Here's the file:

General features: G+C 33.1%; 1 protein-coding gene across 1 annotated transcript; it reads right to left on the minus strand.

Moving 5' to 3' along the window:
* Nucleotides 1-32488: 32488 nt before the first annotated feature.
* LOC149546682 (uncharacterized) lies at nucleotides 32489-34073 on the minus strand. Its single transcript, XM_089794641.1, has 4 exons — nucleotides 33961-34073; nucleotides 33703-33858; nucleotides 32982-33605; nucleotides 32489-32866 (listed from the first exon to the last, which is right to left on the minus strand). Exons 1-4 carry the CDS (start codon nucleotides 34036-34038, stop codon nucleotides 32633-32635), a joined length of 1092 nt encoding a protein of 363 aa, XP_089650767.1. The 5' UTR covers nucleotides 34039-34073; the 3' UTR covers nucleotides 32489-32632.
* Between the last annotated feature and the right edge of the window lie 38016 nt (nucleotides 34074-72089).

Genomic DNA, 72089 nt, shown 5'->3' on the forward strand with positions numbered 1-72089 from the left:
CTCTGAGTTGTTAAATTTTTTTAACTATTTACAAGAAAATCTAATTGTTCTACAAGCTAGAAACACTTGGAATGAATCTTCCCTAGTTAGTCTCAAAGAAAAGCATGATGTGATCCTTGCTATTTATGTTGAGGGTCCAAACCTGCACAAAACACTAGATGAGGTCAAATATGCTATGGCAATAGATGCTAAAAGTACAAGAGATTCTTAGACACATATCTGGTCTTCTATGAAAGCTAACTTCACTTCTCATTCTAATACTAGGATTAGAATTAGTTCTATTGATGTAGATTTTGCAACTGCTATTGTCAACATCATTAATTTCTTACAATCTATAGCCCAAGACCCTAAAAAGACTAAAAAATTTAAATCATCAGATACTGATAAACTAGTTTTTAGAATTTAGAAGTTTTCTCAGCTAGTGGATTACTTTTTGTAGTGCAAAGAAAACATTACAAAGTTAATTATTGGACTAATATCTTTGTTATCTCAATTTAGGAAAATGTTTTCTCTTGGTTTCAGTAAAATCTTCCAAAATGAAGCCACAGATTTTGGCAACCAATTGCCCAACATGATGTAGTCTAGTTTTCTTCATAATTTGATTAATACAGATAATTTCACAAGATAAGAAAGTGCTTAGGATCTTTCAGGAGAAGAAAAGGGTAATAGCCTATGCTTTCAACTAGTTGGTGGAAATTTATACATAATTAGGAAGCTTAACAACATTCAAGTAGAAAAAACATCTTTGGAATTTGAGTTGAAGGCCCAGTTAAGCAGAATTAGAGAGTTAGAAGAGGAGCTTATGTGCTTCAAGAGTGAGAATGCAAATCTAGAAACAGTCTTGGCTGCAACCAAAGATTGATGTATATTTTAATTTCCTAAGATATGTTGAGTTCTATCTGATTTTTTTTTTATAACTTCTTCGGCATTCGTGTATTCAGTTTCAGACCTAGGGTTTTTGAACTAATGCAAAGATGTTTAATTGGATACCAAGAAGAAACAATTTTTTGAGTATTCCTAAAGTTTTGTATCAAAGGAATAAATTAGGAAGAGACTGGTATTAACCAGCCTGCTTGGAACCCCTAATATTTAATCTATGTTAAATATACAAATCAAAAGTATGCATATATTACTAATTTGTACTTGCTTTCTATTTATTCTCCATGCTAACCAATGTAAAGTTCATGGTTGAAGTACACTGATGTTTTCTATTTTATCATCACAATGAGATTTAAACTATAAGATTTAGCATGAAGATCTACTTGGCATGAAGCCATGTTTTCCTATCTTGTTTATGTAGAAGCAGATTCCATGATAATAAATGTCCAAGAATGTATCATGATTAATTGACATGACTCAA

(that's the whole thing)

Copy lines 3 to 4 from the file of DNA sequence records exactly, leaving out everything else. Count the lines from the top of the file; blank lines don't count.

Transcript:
* Nucleotides 1-32488: 32488 nt before the first annotated feature.
* LOC149546682 (uncharacterized) lies at nucleotides 32489-34073 on the minus strand. Its single transcript, XM_089794641.1, has 4 exons — nucleotides 33961-34073; nucleotides 33703-33858; nucleotides 32982-33605; nucleotides 32489-32866 (listed from the first exon to the last, which is right to left on the minus strand). Exons 1-4 carry the CDS (start codon nucleotides 34036-34038, stop codon nucleotides 32633-32635), a joined length of 1092 nt encoding a protein of 363 aa, XP_089650767.1. The 5' UTR covers nucleotides 34039-34073; the 3' UTR covers nucleotides 32489-32632.